We perceive our environment through our senses and that dream-experience showed me clearly that I can not trust my senses. There is no proof possible that this table I am sitting at is something that exists outside of me. Any means to prove its existence depends on my senses:
 
  • I can touch it – my sense of touch
  • I can see it – my sense of vision
  • Somebody describes it to me – my sense of hearing

et cetera.

There are perceptions, we would all agree, that are not quite as solid as these perceptions of elements of the physical world. Let’s take a religious perception for example, where somebody is certain that she experienced god. For this person it might be as real as the pain I feel when the hammer hits my finger instead of the nail. But most people will agree that this is a more subjective reality.
 
In principle, though, there is no difference between these perceptions.
 
Therefore you will have to accept as you read this, that the existence of a person who wrote these lines is purely a matter of faith – you believe, that there is, or was, a person who sat at his computer at one time and wrote these words – but you certainly have no proof.

Flying into LAX all by myself

A Youtube video by Niko’s Wings of a night approach and landing at Chicago’s O’Hare reminded me that I had done a similar stunt a bit further west at LAX.

If you have no first-hand experience with the navigation of the airways you will not know that landing at one of those big airports like O’Hare is virtually impossible for a private pilot with one fan in front.

You sometimes get routed through a Bravo airspace (the highly protected space around major airports) but to enter, you have to get explicit permission in the form of a clearance like “Piper Warrior N8300L cleared to enter Bravo airspace.” But landing at the airport that this Bravo airspace protects, you don’t’ even think about it  – – –  normally.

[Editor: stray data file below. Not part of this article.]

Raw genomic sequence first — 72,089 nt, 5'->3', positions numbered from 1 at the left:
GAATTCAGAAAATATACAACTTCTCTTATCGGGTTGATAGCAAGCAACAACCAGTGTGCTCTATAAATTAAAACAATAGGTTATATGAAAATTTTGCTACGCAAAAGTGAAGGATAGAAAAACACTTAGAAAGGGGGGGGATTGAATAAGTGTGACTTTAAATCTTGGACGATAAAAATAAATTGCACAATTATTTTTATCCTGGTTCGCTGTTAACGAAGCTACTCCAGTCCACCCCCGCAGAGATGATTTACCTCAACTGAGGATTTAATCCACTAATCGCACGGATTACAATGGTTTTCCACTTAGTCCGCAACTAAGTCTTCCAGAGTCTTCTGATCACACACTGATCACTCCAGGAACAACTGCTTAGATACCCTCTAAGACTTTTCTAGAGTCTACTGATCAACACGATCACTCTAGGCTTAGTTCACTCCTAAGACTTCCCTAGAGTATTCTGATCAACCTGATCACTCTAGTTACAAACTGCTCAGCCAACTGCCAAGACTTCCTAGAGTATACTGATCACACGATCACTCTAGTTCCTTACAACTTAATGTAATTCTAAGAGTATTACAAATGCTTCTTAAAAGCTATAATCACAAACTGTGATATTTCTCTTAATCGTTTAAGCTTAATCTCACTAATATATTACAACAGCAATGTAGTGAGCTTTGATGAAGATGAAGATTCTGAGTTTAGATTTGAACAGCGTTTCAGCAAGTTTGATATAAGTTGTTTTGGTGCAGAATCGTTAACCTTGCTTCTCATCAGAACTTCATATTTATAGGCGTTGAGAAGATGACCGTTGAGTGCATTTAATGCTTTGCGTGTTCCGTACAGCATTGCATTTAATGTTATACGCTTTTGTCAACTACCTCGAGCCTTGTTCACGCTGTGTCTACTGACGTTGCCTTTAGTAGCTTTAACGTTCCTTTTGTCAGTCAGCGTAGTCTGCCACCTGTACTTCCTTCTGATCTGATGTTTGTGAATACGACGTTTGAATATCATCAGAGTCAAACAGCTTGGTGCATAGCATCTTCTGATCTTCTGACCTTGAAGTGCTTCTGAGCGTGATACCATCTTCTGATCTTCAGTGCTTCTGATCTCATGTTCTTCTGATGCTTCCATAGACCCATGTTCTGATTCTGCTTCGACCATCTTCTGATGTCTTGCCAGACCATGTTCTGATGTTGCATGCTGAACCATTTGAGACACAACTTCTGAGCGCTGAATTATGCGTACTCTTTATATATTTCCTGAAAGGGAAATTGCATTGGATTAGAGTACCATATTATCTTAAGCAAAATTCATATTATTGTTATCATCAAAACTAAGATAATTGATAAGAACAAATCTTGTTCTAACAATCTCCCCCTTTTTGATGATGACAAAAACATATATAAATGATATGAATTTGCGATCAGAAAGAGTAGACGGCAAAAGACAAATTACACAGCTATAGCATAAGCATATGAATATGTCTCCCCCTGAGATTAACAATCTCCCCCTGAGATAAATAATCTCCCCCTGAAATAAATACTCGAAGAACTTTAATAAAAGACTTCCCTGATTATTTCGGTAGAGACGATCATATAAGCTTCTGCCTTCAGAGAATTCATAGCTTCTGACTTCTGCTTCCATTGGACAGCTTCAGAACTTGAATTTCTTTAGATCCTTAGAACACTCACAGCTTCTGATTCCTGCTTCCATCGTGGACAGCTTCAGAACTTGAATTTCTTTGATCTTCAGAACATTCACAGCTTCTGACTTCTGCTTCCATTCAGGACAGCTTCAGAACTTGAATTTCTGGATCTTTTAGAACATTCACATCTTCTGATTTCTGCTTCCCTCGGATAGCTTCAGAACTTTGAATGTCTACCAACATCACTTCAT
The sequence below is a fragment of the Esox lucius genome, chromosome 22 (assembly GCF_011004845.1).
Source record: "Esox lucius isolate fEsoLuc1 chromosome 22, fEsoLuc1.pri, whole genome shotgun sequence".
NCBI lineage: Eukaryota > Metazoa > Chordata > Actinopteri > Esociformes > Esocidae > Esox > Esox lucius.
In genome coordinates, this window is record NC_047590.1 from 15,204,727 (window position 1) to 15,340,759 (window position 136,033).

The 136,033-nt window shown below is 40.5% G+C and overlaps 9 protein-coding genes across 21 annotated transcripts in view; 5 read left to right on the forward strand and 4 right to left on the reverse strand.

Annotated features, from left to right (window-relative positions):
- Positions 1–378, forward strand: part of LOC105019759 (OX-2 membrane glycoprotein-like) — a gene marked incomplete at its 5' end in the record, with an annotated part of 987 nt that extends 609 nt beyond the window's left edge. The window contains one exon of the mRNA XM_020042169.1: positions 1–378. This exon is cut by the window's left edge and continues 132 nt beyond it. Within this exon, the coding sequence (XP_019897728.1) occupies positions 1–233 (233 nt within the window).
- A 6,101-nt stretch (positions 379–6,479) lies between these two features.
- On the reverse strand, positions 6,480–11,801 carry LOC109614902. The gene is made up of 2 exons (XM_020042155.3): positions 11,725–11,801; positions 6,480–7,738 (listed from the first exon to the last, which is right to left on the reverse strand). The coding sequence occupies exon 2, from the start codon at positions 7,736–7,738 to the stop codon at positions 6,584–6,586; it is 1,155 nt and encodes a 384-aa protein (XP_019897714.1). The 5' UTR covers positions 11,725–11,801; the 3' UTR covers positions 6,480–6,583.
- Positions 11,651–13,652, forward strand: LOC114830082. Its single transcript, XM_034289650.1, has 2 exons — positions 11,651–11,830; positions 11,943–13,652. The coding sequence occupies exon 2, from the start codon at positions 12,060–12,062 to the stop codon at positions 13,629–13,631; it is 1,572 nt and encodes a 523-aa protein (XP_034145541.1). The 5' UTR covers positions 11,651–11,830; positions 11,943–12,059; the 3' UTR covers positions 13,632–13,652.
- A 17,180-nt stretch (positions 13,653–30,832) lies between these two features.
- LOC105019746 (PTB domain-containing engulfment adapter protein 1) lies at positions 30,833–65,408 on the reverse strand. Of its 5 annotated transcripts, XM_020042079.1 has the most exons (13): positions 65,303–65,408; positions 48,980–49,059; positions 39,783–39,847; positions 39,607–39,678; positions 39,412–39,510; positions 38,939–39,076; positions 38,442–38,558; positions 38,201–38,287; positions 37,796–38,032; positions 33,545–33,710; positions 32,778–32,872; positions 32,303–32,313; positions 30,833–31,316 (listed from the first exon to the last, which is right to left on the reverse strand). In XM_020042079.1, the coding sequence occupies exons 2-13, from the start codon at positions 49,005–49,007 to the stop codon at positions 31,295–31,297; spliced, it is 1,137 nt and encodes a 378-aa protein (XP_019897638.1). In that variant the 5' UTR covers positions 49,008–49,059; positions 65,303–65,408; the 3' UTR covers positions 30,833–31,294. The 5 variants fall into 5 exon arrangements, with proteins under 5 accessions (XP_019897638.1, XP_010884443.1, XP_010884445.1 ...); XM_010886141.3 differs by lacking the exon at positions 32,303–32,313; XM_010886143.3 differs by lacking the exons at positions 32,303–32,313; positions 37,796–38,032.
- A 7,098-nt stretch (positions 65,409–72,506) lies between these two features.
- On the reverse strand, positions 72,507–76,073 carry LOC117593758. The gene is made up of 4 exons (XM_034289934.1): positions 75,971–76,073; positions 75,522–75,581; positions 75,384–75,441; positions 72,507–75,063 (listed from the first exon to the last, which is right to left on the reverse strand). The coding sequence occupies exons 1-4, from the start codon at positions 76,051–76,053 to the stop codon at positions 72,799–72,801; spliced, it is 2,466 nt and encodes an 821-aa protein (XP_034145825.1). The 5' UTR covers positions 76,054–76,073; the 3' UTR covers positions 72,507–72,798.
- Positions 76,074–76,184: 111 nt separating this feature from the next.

But maybe I am not normal. So, in the 90s, I was playing in the airspace west of Burbank – my home airport,  one late night, probably after 1 am. The radio was quiet most of the time and suddenly the idea hit me – why not shoot a practice approach into LAX, just 20-30 miles to the South-East.

So I tuned into LAX approach (now SoCal approach) – “LAX approach, PA28 N8300L, request!” I might have woken up the controller but he came back shortly “N8300L, LAX approach, go ahead.”

I gathered all my courage and asked for a practice-approach into LAX. Unfortunately, the answer was that no practice approaches are permitted at LAX. But – – – you can have a full stop landing. Wow – that was even better! For all you non-flying peeps, a practice-approach is the pretense to land at an airport as if there were clouds so that you have to land only using your instruments. Then, when you are close enough to ensure a safe landing, you give full power and get out of there – often turning around, flying another approach – that’s why it’s called ‘practice’ approach.